We’re also helping facilitate conversations for medical professionals that weren’t happening before, addressing issues like mental health or student loans. It’s incredible to see – who would’ve thought a scrubs brand would be a part of unifying this community?

What’s unique to reaching this audience?

We’re marketing to these professionals in a way that they haven’t been marketed to. It’s incredible how they’ve embraced our brand. I’ve been doing direct marketing and advertising for a long time and it’s rare to see an audience really get behind the brand. Knowing that our audience does, makes us feel like we’re doing a good job.

We started a friend referral program, because many of our clients were coming from friends already. We’ve seen 8% in new customer growth since we rolled that out, and they’re coming in and buying without any sort of discount incentive. If you can retain those customers that’s huge, and the lifetime value of that customer has been going up.

In what ways are you leveraging tech and data to inform your strategy?

We use data aggressively to understand what our buy cycles look like. We know we have a very sticky audience, they come back and purchase frequently.

After the first purchase, we know the window and that the next purchase will be driven between Criteo and our emails. Wherever we can engage that return customer, we’re there. Once that buyer makes a second purchase, we’re very confident that we have a customer for life.

Even on a third and fourth purchase, we make sure that we’re consistently present within those buyer windows, which tend to grow slightly larger as time progresses.

Cool! Anything else that you keep in mind?

As marketers, it’s our responsibility to communicate to our customers in the way they want to be communicated to. From the data, we can see the channels where they’re particularly engaged.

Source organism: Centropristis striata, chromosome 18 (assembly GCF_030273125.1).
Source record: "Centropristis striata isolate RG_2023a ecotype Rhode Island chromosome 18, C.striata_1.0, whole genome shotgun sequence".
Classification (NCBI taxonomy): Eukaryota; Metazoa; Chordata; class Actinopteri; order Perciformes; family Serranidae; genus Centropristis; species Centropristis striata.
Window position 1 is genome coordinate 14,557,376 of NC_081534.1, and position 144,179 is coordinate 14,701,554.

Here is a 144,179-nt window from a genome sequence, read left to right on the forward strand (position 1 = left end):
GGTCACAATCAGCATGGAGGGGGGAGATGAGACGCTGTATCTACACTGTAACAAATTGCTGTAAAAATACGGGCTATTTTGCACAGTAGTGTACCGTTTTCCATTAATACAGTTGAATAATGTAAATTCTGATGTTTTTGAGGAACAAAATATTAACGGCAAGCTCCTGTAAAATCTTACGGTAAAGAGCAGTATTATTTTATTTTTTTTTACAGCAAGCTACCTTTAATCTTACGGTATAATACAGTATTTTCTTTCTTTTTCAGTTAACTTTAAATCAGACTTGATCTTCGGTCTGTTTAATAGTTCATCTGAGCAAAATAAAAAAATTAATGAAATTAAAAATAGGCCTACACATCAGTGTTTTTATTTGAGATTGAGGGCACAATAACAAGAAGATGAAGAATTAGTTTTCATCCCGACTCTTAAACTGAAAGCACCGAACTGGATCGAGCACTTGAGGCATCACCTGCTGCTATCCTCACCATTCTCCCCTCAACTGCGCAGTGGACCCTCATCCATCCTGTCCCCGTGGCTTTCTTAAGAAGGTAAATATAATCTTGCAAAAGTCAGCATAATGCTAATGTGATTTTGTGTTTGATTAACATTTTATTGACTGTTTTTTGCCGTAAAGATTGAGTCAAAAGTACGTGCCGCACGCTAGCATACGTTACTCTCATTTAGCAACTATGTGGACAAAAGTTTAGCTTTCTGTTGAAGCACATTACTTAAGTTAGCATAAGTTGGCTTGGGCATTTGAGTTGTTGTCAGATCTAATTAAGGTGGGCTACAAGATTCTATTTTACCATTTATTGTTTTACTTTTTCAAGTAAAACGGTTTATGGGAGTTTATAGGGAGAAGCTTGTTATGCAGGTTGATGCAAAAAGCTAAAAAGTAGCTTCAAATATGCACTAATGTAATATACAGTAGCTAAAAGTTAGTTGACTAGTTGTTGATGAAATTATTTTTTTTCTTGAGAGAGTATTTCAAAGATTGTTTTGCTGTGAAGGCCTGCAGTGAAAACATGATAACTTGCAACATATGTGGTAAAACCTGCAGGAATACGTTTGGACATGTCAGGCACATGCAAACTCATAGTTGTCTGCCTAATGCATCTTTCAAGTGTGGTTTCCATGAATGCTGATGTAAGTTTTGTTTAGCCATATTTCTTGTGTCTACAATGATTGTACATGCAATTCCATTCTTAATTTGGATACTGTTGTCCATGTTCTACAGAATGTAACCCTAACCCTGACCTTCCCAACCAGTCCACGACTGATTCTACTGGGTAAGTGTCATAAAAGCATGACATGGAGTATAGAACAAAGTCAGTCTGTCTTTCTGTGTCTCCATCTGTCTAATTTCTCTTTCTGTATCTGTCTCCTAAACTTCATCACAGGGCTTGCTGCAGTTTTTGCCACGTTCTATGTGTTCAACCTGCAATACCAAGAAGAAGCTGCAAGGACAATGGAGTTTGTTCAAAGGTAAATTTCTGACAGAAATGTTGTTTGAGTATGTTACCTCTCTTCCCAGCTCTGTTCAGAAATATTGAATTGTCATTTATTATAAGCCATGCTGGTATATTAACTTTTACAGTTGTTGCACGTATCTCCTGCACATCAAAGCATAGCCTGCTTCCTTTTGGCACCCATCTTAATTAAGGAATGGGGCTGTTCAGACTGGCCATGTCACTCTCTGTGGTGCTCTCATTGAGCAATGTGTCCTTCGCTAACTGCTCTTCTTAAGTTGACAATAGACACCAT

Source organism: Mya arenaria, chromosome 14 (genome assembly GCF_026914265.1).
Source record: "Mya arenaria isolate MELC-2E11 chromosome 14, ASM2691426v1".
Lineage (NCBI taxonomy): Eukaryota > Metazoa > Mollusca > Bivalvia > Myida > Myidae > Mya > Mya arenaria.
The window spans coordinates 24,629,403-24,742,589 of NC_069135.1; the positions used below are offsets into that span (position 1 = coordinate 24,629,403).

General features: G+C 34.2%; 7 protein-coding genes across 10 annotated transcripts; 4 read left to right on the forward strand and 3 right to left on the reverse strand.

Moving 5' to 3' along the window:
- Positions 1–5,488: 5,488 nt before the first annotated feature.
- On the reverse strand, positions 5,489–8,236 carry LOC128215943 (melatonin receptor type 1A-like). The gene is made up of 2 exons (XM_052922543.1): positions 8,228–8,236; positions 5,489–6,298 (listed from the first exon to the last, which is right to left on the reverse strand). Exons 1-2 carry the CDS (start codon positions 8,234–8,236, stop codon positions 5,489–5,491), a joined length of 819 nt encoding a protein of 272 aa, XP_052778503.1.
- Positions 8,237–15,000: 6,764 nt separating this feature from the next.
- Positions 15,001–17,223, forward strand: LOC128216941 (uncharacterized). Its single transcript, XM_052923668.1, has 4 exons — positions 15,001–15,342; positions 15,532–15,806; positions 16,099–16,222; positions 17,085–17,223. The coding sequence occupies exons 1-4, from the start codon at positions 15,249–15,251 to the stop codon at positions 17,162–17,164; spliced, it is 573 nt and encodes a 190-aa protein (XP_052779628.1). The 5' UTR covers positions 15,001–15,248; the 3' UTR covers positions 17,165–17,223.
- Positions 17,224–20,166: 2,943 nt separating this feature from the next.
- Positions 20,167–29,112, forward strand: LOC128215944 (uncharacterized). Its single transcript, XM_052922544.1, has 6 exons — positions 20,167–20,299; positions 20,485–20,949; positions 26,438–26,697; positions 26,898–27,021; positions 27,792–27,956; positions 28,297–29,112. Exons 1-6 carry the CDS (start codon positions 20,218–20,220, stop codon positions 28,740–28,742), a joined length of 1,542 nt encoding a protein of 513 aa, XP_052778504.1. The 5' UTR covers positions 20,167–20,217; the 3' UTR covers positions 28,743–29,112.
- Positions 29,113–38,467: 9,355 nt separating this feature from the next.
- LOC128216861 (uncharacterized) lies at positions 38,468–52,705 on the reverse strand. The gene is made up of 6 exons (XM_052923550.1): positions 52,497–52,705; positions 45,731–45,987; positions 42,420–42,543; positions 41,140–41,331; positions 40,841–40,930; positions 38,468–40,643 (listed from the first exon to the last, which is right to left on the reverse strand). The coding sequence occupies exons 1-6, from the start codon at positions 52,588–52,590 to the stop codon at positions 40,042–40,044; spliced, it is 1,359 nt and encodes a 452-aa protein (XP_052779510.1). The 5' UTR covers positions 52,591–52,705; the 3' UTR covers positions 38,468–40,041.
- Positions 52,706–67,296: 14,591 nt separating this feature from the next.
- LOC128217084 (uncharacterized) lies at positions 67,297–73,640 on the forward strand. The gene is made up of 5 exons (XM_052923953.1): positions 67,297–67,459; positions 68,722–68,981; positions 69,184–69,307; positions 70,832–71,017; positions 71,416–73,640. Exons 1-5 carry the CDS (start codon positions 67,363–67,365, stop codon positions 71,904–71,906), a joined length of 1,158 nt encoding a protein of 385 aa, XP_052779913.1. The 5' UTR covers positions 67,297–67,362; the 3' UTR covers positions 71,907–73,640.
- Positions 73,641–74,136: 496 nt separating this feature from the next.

From a segmentation standpoint, we’re extremely good about knowing who our prospects and repeat customers are. We know the specific periods when we should be in front of them. It’s the same with our emails; we’re making sure that all of our emails feature products they’ve bought before or are interested in.

A dynamic ad from FIGS, highlighting relevant products for their audiences.

What advice would you give to other brands?

Be able to not copycat everybody else. Take everything you do and own it. The consumer is obviously intelligent, and they get it when they’ve seen something similar with a brand before.

Explore. Be creative. Then you can use your marketing chops to do some amazing stuff.

For more insight into how FIGS leverages digital advertising to accelerate growth, read on for their full success story.

Gabriele Dane

Gabriele is a product marketing manager focused on celebrating Criteo’s customers and their successes. Her work has been featured in Nieman Lab, Quartz, Anderson Cooper 360, CNN Money, and Mashable. She enjoys geeking out over digital trends, data science, and well-placed Oxford commas.